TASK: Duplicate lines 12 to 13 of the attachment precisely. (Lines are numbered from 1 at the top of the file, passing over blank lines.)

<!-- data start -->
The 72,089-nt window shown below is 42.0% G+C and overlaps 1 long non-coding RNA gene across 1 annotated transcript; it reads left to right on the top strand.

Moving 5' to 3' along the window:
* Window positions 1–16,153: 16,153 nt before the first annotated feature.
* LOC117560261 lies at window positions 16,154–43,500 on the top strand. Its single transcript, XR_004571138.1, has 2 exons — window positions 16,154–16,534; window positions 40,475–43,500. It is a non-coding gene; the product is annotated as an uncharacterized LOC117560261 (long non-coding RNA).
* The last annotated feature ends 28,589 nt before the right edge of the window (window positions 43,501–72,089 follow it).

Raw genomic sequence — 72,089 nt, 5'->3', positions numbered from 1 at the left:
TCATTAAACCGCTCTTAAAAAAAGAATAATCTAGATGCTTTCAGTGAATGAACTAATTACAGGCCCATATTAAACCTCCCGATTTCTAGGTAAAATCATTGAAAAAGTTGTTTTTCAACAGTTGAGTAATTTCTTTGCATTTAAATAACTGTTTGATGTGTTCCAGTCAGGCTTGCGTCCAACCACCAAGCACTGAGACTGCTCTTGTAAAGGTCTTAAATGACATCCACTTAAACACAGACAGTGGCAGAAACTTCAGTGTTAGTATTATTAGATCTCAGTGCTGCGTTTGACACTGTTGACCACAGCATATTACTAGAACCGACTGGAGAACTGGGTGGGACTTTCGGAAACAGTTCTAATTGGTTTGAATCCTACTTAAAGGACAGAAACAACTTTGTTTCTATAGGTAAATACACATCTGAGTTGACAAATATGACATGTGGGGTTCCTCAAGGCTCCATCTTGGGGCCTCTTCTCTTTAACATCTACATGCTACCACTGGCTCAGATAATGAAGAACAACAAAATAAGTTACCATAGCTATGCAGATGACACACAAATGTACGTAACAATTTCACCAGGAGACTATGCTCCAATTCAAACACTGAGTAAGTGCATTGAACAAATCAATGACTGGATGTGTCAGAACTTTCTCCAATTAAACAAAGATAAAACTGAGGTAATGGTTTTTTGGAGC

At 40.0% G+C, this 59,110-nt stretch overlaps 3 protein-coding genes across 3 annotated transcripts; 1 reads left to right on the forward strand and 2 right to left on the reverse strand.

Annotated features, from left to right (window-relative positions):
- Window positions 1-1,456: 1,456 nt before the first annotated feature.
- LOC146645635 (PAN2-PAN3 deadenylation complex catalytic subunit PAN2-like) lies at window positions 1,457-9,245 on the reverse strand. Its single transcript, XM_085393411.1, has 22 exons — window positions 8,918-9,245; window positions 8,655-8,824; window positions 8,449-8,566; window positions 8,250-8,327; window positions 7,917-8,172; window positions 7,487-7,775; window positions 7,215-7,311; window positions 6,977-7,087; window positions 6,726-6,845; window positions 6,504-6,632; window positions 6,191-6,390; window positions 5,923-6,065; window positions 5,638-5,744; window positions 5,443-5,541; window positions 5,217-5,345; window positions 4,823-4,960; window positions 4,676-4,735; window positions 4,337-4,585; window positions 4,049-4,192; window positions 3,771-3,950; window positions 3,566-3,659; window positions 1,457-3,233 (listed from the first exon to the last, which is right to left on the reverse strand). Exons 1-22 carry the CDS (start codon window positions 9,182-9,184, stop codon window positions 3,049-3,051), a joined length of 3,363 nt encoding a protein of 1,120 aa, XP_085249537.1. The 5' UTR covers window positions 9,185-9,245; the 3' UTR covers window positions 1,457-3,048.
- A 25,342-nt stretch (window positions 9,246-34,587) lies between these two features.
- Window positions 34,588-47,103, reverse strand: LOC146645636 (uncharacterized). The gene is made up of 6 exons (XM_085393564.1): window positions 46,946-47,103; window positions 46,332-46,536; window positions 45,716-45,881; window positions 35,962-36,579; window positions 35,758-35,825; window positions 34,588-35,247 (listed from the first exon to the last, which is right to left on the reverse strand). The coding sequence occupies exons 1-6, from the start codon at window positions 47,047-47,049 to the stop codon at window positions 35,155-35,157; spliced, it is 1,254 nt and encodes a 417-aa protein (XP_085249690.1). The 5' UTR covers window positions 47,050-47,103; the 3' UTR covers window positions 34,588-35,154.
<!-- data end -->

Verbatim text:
- A 25,342-nt stretch (window positions 9,246-34,587) lies between these two features.
- Window positions 34,588-47,103, reverse strand: LOC146645636 (uncharacterized). The gene is made up of 6 exons (XM_085393564.1): window positions 46,946-47,103; window positions 46,332-46,536; window positions 45,716-45,881; window positions 35,962-36,579; window positions 35,758-35,825; window positions 34,588-35,247 (listed from the first exon to the last, which is right to left on the reverse strand). The coding sequence occupies exons 1-6, from the start codon at window positions 47,047-47,049 to the stop codon at window positions 35,155-35,157; spliced, it is 1,254 nt and encodes a 417-aa protein (XP_085249690.1). The 5' UTR covers window positions 47,050-47,103; the 3' UTR covers window positions 34,588-35,154.